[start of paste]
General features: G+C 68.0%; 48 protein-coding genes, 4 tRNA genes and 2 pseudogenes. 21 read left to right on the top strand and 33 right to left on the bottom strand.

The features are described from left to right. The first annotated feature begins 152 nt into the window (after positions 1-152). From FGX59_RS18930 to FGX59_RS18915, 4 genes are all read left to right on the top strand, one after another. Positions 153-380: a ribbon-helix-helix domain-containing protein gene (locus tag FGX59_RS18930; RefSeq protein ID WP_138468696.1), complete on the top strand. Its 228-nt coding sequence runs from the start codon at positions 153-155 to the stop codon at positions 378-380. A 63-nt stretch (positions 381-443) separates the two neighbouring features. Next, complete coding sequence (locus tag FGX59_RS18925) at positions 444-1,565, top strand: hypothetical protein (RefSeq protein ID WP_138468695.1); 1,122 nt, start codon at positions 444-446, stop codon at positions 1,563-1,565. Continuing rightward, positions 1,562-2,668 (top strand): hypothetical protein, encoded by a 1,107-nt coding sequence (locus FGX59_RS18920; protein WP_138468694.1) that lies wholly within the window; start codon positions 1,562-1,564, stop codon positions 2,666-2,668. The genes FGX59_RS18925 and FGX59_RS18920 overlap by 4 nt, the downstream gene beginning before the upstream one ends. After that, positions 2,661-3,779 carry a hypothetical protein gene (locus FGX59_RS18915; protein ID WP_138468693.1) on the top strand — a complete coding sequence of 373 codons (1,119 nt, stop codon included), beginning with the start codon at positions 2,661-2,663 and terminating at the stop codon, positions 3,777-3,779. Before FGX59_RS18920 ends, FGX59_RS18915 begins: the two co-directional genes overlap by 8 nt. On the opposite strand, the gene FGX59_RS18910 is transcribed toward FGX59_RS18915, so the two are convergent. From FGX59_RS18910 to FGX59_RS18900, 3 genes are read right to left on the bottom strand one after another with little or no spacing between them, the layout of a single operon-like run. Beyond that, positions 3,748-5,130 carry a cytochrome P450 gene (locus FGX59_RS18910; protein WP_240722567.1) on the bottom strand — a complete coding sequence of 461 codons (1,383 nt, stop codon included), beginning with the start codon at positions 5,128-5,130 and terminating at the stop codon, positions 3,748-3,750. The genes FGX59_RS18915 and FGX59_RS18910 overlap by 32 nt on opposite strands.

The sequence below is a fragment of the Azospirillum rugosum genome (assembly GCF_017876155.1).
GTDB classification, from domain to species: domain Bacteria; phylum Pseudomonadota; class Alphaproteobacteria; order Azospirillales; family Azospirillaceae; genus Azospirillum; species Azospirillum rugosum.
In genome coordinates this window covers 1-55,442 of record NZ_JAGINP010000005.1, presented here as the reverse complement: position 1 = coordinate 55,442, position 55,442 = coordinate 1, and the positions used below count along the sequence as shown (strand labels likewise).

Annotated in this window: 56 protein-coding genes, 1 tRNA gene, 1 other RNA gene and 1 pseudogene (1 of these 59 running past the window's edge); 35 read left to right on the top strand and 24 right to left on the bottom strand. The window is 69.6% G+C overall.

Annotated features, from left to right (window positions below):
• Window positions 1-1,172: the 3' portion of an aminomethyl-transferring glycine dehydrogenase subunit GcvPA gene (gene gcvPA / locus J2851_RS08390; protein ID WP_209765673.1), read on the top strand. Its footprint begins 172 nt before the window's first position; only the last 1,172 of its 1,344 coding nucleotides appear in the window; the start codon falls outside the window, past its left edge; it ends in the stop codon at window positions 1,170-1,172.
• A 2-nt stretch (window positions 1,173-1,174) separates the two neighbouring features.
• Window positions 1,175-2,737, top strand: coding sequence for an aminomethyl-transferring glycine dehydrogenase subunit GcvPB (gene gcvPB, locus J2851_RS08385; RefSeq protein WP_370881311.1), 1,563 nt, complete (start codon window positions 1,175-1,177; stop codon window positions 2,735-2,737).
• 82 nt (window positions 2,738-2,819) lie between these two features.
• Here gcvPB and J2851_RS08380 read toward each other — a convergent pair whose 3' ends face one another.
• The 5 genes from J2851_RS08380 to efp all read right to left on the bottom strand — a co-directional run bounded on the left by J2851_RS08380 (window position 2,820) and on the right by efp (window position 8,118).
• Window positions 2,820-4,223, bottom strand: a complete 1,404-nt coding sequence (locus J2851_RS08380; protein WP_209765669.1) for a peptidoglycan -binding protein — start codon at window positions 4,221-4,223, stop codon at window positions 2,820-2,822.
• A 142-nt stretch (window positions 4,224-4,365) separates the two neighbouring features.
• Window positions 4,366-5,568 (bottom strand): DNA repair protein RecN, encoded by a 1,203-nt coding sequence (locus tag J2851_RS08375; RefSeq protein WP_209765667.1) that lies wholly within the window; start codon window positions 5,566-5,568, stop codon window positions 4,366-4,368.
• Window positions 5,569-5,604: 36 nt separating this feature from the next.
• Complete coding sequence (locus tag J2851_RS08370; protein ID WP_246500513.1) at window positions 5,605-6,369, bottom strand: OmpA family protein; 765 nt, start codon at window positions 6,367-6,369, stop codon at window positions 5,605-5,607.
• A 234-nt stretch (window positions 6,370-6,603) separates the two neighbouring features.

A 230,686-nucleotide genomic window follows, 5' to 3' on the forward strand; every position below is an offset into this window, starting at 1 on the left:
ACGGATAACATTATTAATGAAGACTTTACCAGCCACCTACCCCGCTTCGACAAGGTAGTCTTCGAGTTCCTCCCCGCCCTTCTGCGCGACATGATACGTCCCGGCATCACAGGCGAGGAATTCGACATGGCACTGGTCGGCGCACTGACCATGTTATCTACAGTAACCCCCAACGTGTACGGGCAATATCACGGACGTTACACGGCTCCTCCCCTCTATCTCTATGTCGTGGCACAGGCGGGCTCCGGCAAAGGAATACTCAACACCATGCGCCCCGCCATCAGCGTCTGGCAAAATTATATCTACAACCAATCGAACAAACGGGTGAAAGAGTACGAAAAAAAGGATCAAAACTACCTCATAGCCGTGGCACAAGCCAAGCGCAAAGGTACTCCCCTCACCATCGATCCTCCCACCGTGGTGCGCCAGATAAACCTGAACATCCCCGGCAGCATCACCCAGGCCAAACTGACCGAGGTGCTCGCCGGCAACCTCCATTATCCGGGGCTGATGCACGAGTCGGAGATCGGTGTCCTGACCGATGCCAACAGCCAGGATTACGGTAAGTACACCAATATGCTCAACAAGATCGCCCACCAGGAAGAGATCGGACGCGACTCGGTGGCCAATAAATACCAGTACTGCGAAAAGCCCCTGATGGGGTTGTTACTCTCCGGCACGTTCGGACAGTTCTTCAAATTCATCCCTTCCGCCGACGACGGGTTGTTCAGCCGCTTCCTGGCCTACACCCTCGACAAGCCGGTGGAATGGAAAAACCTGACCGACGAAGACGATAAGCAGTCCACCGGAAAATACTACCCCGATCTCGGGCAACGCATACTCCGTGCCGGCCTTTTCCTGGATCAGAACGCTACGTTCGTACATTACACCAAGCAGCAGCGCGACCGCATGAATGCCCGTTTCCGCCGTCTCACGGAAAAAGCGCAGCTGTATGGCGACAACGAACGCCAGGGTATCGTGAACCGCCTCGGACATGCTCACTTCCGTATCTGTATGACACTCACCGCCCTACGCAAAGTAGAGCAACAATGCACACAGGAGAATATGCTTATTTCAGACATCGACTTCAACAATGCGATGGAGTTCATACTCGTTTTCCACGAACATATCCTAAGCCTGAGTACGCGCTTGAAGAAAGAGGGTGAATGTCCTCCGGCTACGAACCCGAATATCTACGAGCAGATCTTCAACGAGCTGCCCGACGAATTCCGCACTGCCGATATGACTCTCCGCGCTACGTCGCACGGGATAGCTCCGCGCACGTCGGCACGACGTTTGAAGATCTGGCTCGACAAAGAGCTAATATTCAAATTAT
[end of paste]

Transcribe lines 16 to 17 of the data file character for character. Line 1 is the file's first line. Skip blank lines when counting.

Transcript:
• Window positions 4,366-5,568 (bottom strand): DNA repair protein RecN, encoded by a 1,203-nt coding sequence (locus tag J2851_RS08375; RefSeq protein WP_209765667.1) that lies wholly within the window; start codon window positions 5,566-5,568, stop codon window positions 4,366-4,368.
• Window positions 5,569-5,604: 36 nt separating this feature from the next.